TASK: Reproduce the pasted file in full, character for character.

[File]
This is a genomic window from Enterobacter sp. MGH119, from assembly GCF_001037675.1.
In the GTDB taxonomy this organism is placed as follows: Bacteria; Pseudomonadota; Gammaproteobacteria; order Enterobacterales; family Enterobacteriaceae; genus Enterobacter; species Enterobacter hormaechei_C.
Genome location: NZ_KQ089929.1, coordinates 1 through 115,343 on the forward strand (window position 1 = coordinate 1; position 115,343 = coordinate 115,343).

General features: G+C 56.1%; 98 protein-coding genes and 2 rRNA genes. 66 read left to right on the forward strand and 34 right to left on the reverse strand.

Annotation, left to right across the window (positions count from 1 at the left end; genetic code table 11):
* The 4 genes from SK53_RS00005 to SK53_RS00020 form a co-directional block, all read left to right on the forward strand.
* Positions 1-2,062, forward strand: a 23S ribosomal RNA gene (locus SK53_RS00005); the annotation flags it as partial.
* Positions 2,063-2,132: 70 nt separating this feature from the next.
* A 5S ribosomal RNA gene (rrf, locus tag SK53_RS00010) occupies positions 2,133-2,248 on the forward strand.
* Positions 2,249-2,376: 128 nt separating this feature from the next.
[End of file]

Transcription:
This is a genomic window from Enterobacter sp. MGH119, from assembly GCF_001037675.1.
In the GTDB taxonomy this organism is placed as follows: Bacteria; Pseudomonadota; Gammaproteobacteria; order Enterobacterales; family Enterobacteriaceae; genus Enterobacter; species Enterobacter hormaechei_C.
Genome location: NZ_KQ089929.1, coordinates 1 through 115,343 on the forward strand (window position 1 = coordinate 1; position 115,343 = coordinate 115,343).

General features: G+C 56.1%; 98 protein-coding genes and 2 rRNA genes. 66 read left to right on the forward strand and 34 right to left on the reverse strand.

Annotation, left to right across the window (positions count from 1 at the left end; genetic code table 11):
* The 4 genes from SK53_RS00005 to SK53_RS00020 form a co-directional block, all read left to right on the forward strand.
* Positions 1-2,062, forward strand: a 23S ribosomal RNA gene (locus SK53_RS00005); the annotation flags it as partial.
* Positions 2,063-2,132: 70 nt separating this feature from the next.
* A 5S ribosomal RNA gene (rrf, locus tag SK53_RS00010) occupies positions 2,133-2,248 on the forward strand.
* Positions 2,249-2,376: 128 nt separating this feature from the next.